Anger at American Heart Association
So, I am not an anarchist, but nonetheless; I take all information given to me with a grain of salt.
I was at the grocery store buying food for my younger sister; she had a party day in school and had volunteered to bring in drinks. She asked me to buy grape juice.
On the grape juice bottle, I saw an AHA label. I wondered what their definition was for "Heart Healthy" and my sugar-sensitive blood stopped in my veins.
"Products displaying the heart-check mark meet American Heart Association food criteria for saturated fat and cholesterol for healthy people over age 2"
a) It's grape juice. Why would it have any fat?
b) What are the criteria?
c) Apparently, the AHA gets paid for endorsing food products. I raised this topic with my health teacher, and she said " Of course they get paid. They're doing a service to the country." Uh-huh...
My issues with further labeling one the juice:
1) The serving size is 8oz. I do not know anyone who will drink a mere 8oz of juice. (My house has little glasses at 10oz and big glasses at 14oz-both of which are almost exclusively used for water and fruit shakes)
2) It has 36 grams of sugar per 8 oz glass
3) It advertises "Each glass contains 2 servings of fruit!*"
On the other side of the bottle, in tiny white print on light grey:
"*some-organization-or-other advises that most of your fruit comes from whole fruit"
Admittedly, each point I make is not extremely odious in itself, but combined as they are, and the fact that coca-cola has a whole 9 grams less sugar than juice... which one is healthier again?
Obviously grape juice has more going for it than coke does, but the conditions set by AHA are vague, the raw facts (i.e. sugar and calories are lower in coke) are misleading, and the fact that my sister had to argue with the teacher to bring juice as opposed to soda... I'm justifiably angry, right?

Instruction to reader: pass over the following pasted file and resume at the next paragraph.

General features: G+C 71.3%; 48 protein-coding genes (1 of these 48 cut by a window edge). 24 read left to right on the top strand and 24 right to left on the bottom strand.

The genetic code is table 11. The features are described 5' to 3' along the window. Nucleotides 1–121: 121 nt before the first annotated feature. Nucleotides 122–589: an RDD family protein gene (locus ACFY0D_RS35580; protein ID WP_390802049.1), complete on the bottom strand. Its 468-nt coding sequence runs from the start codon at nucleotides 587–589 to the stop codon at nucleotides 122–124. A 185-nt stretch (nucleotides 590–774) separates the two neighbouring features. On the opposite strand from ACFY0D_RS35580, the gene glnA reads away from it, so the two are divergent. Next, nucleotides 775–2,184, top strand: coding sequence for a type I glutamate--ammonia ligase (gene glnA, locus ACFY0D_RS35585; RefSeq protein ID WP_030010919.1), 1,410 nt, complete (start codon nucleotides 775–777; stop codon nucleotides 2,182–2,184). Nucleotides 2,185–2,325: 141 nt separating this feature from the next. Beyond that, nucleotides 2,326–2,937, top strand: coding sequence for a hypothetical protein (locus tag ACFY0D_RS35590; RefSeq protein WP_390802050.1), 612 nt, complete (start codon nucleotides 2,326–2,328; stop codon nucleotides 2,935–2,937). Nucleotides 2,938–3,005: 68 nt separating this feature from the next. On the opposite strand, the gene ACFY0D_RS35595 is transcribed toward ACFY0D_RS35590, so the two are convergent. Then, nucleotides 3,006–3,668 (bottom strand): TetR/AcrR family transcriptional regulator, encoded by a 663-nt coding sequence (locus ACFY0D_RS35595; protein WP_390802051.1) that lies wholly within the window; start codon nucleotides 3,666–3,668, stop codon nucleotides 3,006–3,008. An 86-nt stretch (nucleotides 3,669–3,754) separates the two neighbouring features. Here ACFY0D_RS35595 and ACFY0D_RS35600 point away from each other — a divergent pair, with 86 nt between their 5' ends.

Unless I'm crazy...
(This is ended up being grander than I had expected. I suppose I needed to get this off of my chest)
The American Dietetic Association does the same thing, as do countless other organizations and companies. You might be interested in reading some of Marion Nestle's books. She's all over this topic; very interesting reads. The politics behind food isn't something we usually think about, but it's definitely there.
Did you really say that the teacher wanted to bring in sodas? In this day and age? Our school system would never permit that. And what teacher would want kids hyper on sugar and caffiene?
'Obviously grape juice has more going for it than coke does,'
Obviously, it does. So there's a place for it on the grocery shelf. Believe it or not, there are people who don't know that a prepared juice wouldn't have fat. There are people who don't know that if you want fat, you go to oils and you go to cheese or to meat (where you don't even see the fat, and there's plenty...). How many people bother to remember what they probably were told in health class in high school? Not many.
Yet, this kind of information is also repeated in all the 'ladies' magazines' and even in men's magazines, where there might be articles about health.
My ONLY problem with grape juice (and it has nothing to do with the AHA at all) is that most bottled grape juices are mixed with apple juice. This is on the label, where the ingredients are listed. If you want pure grape juice, you pay quite a bit - I do buy it once in a while and it's the same price as a bottle of wine (and not even cheap wine); however, it is really good.
Jeez, if I were the AHA, I'd also mention that grape juice has resveratrol. Not found in oil, meat or cheese - and it's practically a miracle worker for heart health. They could go on and on and on about the benefits of vegetables, fruits, and juices. They put their stamp on something like that because many people (some not English speakers) shop for groceries and have serious heart problems. They're sensitized to some of that stuff and it makes their shopping easier.
|All times are GMT. The time now is 04:35 AM.|